Always remaining to the right of the Tanaro river, but proceeding in a south-west direction, after the city of Alba a large valley opens up at times flat that goes towards the area of Barolo. A larger territory than that of Barbaresco, but equally prestigious for its vocation to the vineyard and the production of quality wine. Here there are eleven villages: some have their entire territory in the area of origin of Barolo and are Castiglione Falletto, Serralunga d'Alba and Barolo.
The other eight (Diano d'Alba, Grinzane Cavour, Monforte d'Alba, Novello, Cherasco, La Morra, Verduno and Roddi) have only part of the territory in the Barolo area. Seen from above, they form a beautiful crown around the three most central and make up with them the great vineyard of Barolo, about 2 thousand hectares dedicated to Nebbiolo.
Alongside the Nebbiolo, the vineyard in this area also welcomes other varieties, both black and white: among the former, the Dolcetto and the Barbera stand out and the small Pelaverga (the latter only in Verduno, Roddi and La Morra); among the latter, Moscato and Chardonnay return, sometimes also Arneis and Favorita, but above all in Novello there is a precious proposal, the Nas-cetta, a variety that is making itself appreciated for its wide olfactory complex and the ability to withstand the years it gives to its wines.
From a morphological point of view, the elongated hill also prevails in the Barolo area, confirming the Celtic origin of the term "Langa" or "language of land". The valleys tend to be narrow and even here the most popular slopes for the cultivation of the vineyard remain the sunniest, ie east, south and west and their infinite combinations.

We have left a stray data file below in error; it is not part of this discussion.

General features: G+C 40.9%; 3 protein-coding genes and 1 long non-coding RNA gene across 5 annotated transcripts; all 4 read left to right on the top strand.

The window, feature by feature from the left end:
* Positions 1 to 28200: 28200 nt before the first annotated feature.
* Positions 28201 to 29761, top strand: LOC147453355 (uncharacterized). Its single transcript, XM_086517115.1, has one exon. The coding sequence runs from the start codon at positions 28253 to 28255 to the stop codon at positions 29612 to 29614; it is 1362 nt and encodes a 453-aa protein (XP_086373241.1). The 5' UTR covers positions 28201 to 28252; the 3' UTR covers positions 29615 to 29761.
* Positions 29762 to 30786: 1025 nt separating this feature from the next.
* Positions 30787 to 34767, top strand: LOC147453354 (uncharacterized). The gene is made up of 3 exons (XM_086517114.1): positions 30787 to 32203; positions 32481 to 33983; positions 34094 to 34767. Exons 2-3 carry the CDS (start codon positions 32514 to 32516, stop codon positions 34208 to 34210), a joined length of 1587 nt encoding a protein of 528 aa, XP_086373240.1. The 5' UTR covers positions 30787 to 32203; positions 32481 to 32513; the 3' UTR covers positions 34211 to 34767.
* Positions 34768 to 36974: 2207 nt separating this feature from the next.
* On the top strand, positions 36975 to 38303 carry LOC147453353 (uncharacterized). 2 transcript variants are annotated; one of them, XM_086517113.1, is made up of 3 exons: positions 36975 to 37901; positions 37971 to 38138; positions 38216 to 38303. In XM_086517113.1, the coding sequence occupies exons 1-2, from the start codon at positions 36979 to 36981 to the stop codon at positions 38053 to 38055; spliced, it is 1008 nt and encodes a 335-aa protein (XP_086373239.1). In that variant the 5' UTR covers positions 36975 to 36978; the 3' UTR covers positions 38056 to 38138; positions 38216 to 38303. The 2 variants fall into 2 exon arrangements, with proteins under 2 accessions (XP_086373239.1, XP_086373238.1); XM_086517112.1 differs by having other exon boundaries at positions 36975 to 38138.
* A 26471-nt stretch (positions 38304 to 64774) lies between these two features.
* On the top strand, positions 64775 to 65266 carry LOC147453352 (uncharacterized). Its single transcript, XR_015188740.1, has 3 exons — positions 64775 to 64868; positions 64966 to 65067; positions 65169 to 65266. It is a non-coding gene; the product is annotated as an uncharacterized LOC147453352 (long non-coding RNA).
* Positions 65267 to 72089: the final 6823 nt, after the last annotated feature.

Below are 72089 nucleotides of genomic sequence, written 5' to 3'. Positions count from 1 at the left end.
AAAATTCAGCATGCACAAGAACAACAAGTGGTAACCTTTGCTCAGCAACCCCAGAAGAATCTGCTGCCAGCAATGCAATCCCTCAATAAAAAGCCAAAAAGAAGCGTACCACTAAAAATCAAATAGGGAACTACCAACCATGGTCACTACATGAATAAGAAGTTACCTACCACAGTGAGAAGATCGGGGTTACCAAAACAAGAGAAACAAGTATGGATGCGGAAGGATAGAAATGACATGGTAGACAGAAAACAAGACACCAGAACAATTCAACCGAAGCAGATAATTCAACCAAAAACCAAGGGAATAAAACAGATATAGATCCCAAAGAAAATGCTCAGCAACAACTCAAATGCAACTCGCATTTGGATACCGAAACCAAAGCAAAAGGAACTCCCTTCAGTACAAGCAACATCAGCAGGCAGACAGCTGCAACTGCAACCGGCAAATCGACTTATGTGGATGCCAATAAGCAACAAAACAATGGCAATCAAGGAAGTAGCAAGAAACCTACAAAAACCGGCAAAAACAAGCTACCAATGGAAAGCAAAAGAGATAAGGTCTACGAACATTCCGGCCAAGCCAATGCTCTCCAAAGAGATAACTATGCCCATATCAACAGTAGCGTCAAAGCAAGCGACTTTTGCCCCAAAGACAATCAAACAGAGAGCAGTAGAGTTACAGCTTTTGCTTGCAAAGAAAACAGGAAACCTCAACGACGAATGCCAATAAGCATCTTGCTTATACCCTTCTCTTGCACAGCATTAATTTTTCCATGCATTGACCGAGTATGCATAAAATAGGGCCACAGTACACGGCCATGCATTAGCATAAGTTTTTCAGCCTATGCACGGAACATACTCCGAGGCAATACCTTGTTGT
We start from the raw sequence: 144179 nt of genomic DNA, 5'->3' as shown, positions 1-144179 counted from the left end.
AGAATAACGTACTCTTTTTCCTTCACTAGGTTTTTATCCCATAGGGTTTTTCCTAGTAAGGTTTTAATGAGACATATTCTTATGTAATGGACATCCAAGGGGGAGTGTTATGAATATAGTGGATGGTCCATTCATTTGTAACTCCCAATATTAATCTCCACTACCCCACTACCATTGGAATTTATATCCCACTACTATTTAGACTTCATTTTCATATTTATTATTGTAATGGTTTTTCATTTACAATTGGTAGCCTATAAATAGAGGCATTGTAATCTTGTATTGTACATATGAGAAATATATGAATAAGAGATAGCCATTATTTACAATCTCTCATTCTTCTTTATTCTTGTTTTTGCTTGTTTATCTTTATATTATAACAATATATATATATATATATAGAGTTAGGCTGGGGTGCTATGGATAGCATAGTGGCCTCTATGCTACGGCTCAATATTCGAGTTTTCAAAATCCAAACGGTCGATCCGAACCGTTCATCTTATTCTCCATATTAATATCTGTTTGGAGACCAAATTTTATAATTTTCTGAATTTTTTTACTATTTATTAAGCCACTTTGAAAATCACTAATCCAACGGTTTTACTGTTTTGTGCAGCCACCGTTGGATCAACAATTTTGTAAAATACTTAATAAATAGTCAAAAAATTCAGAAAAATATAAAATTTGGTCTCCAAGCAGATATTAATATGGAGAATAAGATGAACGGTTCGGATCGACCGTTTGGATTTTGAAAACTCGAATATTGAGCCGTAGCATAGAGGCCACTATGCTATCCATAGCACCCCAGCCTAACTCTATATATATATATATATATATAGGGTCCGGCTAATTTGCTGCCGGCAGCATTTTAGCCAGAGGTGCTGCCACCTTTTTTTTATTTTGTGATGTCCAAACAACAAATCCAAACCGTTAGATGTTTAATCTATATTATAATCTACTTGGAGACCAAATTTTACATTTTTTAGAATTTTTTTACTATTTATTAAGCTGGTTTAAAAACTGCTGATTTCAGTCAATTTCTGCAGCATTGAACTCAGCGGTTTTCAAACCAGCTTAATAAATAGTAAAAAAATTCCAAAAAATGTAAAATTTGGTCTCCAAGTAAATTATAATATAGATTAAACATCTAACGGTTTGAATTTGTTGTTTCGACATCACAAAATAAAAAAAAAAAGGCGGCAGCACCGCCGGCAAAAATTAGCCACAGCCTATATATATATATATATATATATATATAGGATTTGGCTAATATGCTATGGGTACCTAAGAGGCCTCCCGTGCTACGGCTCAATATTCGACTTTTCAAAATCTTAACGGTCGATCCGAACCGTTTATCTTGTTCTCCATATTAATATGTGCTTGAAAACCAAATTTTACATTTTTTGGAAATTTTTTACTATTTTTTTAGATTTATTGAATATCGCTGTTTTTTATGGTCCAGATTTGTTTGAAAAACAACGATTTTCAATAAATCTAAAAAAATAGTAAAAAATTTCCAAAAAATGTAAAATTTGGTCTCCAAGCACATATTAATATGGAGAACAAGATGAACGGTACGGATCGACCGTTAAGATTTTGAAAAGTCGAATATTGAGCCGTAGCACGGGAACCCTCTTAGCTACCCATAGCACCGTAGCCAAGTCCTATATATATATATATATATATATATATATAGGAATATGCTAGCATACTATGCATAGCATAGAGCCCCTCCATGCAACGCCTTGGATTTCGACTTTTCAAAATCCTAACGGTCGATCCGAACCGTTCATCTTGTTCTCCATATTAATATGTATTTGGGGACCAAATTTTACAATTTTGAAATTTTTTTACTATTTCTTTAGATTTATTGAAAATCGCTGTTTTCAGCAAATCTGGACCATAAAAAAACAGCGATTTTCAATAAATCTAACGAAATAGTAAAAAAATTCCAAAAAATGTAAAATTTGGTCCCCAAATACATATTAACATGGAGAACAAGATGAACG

The soil, also in the Barolo area, is compact and strongly dominated by marls where limestone and clay prevail.
The geological origin remains that of the Barbaresco, the Tertiary Era and the Miocene Period, but the composition of the soils is different depending on the spatial location. Basically, it is the large valley that joins the plain of Alba to the town of Barolo that segments the area: proceeding towards Barolo, the hills to the left and which belong to the villages of Diano d'Alba, Grinzane Cavour, Castiglione Falletto, Serralunga d Alba and Monforte d'Alba have more ancient and solid soils, dating back to the Elvezian (between 16 and 13.8 million years ago). They are composed of very compact gray marls, which constitute the supporting structure of the soil, capable of producing Barolo wines of great breadth and structure, decidedly inclined to withstand over time.
The hills, on the other hand, located to the right of the large valley, that is the villages of Barolo, Novello, La Morra, Roddi, Verduno and Cherasco, have younger lands, belonging to the Tortonian (between 11.6 and 7.2 million years ago). In this case, the marls are blue and compact, practically like in the Barbaresco area, and produce Barolo wines that are less decisive and full-bodied, but tend to be more elegant and with a more ready aromatic set.
And, if we wanted to be even more analytical, we could say that in the municipality of Barolo , the long hill of Cannubi that starts from the town and lies north to the center of the valley, marks the meeting between the two geological periods (Elveziano and Tortonian) and creates the optimal synthesis between the two types of soil, for a Barolo of structure and power that does not renounce harmony and elegance.